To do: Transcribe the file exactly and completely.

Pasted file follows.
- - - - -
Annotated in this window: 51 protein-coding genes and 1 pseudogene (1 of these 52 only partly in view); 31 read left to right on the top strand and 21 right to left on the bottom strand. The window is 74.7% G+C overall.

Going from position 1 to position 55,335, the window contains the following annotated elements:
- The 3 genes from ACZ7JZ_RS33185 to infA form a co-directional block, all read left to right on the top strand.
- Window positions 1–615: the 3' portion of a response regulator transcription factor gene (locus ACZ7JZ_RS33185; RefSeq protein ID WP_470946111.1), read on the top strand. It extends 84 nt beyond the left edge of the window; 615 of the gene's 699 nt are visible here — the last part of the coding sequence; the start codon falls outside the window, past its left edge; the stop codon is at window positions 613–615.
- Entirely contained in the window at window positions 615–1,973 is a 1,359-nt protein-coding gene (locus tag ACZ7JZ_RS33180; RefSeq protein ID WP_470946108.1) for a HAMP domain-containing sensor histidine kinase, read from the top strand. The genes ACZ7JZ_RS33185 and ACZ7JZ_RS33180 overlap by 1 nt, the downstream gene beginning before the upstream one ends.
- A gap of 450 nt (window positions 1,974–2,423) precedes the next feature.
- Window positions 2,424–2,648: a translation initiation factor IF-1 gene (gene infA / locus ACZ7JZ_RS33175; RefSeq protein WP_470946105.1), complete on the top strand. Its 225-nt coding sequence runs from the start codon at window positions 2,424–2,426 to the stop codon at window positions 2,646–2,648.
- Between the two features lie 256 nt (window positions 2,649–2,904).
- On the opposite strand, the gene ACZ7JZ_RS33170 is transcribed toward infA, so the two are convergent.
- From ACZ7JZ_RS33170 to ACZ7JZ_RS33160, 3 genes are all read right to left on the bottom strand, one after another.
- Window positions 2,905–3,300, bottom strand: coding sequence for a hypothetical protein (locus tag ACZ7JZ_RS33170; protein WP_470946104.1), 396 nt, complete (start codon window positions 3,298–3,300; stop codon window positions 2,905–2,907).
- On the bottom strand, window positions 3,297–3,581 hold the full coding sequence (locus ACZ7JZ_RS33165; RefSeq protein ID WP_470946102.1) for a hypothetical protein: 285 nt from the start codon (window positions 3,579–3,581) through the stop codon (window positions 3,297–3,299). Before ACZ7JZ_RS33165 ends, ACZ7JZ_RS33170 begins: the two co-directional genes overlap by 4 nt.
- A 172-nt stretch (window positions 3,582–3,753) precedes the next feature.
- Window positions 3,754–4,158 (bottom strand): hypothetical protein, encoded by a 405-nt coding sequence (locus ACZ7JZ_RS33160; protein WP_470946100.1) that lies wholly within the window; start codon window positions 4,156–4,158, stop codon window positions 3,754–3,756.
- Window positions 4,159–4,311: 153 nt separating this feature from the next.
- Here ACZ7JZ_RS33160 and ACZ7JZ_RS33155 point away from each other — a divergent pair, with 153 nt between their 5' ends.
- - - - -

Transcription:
Annotated in this window: 51 protein-coding genes and 1 pseudogene (1 of these 52 only partly in view); 31 read left to right on the top strand and 21 right to left on the bottom strand. The window is 74.7% G+C overall.

Going from position 1 to position 55,335, the window contains the following annotated elements:
- The 3 genes from ACZ7JZ_RS33185 to infA form a co-directional block, all read left to right on the top strand.
- Window positions 1–615: the 3' portion of a response regulator transcription factor gene (locus ACZ7JZ_RS33185; RefSeq protein ID WP_470946111.1), read on the top strand. It extends 84 nt beyond the left edge of the window; 615 of the gene's 699 nt are visible here — the last part of the coding sequence; the start codon falls outside the window, past its left edge; the stop codon is at window positions 613–615.
- Entirely contained in the window at window positions 615–1,973 is a 1,359-nt protein-coding gene (locus tag ACZ7JZ_RS33180; RefSeq protein ID WP_470946108.1) for a HAMP domain-containing sensor histidine kinase, read from the top strand. The genes ACZ7JZ_RS33185 and ACZ7JZ_RS33180 overlap by 1 nt, the downstream gene beginning before the upstream one ends.
- A gap of 450 nt (window positions 1,974–2,423) precedes the next feature.
- Window positions 2,424–2,648: a translation initiation factor IF-1 gene (gene infA / locus ACZ7JZ_RS33175; RefSeq protein WP_470946105.1), complete on the top strand. Its 225-nt coding sequence runs from the start codon at window positions 2,424–2,426 to the stop codon at window positions 2,646–2,648.
- Between the two features lie 256 nt (window positions 2,649–2,904).
- On the opposite strand, the gene ACZ7JZ_RS33170 is transcribed toward infA, so the two are convergent.
- From ACZ7JZ_RS33170 to ACZ7JZ_RS33160, 3 genes are all read right to left on the bottom strand, one after another.
- Window positions 2,905–3,300, bottom strand: coding sequence for a hypothetical protein (locus tag ACZ7JZ_RS33170; protein WP_470946104.1), 396 nt, complete (start codon window positions 3,298–3,300; stop codon window positions 2,905–2,907).
- On the bottom strand, window positions 3,297–3,581 hold the full coding sequence (locus ACZ7JZ_RS33165; RefSeq protein ID WP_470946102.1) for a hypothetical protein: 285 nt from the start codon (window positions 3,579–3,581) through the stop codon (window positions 3,297–3,299). Before ACZ7JZ_RS33165 ends, ACZ7JZ_RS33170 begins: the two co-directional genes overlap by 4 nt.
- A 172-nt stretch (window positions 3,582–3,753) precedes the next feature.
- Window positions 3,754–4,158 (bottom strand): hypothetical protein, encoded by a 405-nt coding sequence (locus ACZ7JZ_RS33160; protein WP_470946100.1) that lies wholly within the window; start codon window positions 4,156–4,158, stop codon window positions 3,754–3,756.
- Window positions 4,159–4,311: 153 nt separating this feature from the next.
- Here ACZ7JZ_RS33160 and ACZ7JZ_RS33155 point away from each other — a divergent pair, with 153 nt between their 5' ends.